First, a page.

This weekend is Labor Day weekend. School is back in session for most of your kids, and you’ll be looking for something to unwind and enjoy an extra vacation day on Monday. Three streaming picks from our fine contributors should do just the trick! Have a great Labor Day weekend and start to September and happy movie watching weekend everyone!
via The Film Avenger
Black Hawk Down (Hulu) – This is one of the greatest war films of the modern era and one of director Ridley Scott’s best films ever. Its genius is really in the way it was shot: documentary-style, putting the audience right in the middle of a historic firefight in a visceral and realistic way. The cast is superb and even includes a young Orlando Bloom in one of his first films. It’s an unrelenting experience that isn’t glorifying war but still leaves you with a great feeling of love and respect for the American military. Thematically, the film is also top-notch, tapping into themes of not only brotherhood in war and leaving no man behind, but also underestimating an enemy and whether it’s wise to use the military for foreign entanglements at all. For the men, the politics are meaningless; it’s about getting out alive.
via Blaine Grimes
Rams (Netflix) – Rams was Iceland’s official selection for the Academy Awards last year, and it’s truly a shame that it wasn’t nominated. Infused with blissfully dark comedic sensibilities, Rams is a deceptively simple story about two brothers who, after a family feud (not of the game show variety), haven’t spoken to each other for years. The both of them sheep farmers, the brothers spend the majority of their time tending to their flock; and in many ways, these animals are surrogate families. When a plague of scrapie sweeps through the remote countryside, however, threatens to bring the brothers together once again. Director and writer Grímur Hákonarson’s affinity for the wide-angle lens and sweeping pastoral compositions evoke an appropriate sense of isolation given the film’s thematic underpinnings. But the film’s true brilliance lies in its firm commitment to a solemnity that refuses to capitulate, even its conclusion, to a vapid sensationalism.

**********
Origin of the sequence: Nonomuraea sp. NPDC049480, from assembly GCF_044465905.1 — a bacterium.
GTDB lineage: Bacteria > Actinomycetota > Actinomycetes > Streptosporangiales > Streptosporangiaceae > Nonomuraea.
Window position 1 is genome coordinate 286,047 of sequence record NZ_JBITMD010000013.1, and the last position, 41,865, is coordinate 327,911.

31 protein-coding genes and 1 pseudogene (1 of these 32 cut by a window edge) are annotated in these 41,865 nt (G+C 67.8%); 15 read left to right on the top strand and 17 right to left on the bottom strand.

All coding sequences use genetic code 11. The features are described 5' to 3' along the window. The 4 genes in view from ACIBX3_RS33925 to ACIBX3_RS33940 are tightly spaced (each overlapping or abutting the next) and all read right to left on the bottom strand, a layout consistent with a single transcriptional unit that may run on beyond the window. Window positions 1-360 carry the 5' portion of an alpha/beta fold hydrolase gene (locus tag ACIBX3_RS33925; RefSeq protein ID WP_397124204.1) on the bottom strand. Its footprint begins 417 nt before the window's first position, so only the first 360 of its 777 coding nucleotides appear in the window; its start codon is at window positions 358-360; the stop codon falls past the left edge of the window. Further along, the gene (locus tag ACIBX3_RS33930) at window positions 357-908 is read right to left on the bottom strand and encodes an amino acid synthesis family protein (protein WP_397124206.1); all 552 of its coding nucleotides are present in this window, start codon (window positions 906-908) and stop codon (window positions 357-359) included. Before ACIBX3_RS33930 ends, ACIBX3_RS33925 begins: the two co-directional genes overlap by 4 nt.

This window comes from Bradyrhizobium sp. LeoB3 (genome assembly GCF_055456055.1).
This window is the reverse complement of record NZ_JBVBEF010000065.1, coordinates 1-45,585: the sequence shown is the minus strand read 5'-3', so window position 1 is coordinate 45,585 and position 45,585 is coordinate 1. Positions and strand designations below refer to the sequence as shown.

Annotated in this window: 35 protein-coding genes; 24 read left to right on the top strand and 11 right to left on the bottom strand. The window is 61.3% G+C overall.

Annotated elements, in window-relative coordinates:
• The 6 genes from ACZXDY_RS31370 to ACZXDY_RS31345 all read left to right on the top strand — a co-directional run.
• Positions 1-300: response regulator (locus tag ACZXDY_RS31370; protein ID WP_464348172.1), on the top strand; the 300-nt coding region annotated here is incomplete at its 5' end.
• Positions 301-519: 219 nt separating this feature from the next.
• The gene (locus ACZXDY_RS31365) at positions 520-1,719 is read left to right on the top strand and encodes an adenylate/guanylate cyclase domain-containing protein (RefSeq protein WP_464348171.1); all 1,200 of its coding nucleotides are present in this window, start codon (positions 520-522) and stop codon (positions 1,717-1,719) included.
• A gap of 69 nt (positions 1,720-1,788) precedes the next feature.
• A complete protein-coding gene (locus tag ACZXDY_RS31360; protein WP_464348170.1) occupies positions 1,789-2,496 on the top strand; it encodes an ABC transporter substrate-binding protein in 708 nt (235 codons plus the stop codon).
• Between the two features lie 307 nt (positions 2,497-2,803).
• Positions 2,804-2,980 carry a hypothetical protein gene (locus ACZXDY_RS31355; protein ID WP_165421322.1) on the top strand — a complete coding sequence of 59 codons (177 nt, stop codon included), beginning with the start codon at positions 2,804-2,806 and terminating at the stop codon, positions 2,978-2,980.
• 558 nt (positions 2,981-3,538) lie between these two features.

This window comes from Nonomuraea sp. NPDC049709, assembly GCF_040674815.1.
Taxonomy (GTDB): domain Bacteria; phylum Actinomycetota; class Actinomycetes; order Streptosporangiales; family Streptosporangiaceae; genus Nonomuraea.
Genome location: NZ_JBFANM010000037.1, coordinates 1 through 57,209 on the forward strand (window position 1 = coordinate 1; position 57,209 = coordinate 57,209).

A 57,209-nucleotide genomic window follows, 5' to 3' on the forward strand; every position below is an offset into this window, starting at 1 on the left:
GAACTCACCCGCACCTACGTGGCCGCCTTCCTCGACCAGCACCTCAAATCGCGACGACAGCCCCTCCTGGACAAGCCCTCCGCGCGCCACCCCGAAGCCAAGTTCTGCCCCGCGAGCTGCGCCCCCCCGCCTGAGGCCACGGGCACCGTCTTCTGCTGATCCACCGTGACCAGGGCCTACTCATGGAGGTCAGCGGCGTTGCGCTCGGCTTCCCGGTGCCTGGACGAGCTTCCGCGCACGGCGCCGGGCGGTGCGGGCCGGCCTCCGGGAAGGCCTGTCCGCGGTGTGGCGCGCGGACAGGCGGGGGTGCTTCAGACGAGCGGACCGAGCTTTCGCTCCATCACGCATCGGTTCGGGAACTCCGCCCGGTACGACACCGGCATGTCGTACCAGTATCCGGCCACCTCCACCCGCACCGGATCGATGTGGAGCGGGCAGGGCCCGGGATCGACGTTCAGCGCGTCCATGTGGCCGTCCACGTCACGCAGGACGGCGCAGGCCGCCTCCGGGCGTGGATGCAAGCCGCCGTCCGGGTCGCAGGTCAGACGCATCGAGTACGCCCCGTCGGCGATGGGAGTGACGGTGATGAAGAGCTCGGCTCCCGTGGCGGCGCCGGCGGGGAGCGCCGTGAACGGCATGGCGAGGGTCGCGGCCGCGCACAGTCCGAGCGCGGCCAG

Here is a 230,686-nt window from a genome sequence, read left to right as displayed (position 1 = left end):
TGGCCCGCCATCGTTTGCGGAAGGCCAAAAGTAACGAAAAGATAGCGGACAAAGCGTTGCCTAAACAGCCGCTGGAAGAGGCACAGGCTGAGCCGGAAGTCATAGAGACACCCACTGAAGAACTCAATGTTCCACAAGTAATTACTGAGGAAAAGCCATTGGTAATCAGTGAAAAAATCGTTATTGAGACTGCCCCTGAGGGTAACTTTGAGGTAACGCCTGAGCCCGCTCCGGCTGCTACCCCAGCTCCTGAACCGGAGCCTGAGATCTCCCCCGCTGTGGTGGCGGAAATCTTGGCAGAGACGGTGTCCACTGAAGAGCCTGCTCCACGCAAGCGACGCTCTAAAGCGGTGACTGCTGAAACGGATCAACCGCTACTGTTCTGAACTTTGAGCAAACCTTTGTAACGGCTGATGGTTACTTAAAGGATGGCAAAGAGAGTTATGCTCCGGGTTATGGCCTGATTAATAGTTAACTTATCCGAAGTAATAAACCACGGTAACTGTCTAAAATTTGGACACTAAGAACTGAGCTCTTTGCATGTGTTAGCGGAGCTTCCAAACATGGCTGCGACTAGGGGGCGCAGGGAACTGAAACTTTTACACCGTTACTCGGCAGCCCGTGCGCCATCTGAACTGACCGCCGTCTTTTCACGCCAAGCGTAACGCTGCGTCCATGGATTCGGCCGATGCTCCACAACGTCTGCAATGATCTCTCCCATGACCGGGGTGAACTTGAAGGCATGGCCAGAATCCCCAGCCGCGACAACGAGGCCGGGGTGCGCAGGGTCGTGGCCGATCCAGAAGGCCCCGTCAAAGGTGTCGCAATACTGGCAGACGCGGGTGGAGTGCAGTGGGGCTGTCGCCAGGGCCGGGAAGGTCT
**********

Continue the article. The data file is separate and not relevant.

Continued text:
via Alexis Johnson
Jonathan Strange & Mr. Norrell (Netflix) – Though Jonathan Strange & Mr. Norrell seems like a classic novel, it’s barely over a decade old. I wasn’t overly fond of the book, but the BBC series is delightful and much more enjoyable overall. Exquisite production design, brilliant actors, and lots and lots of books!
What is so interesting about JS&MN is that it presents a different way of contemplating the philosophical battle that was so prevalent at the time the story takes place, during the Napoleonic Wars and the tail-end of the Age of Enlightenment. Two drastically different men rise possessing magical powers. Their opposing approaches to magic and life make for a fascinating battle of wits and tricks.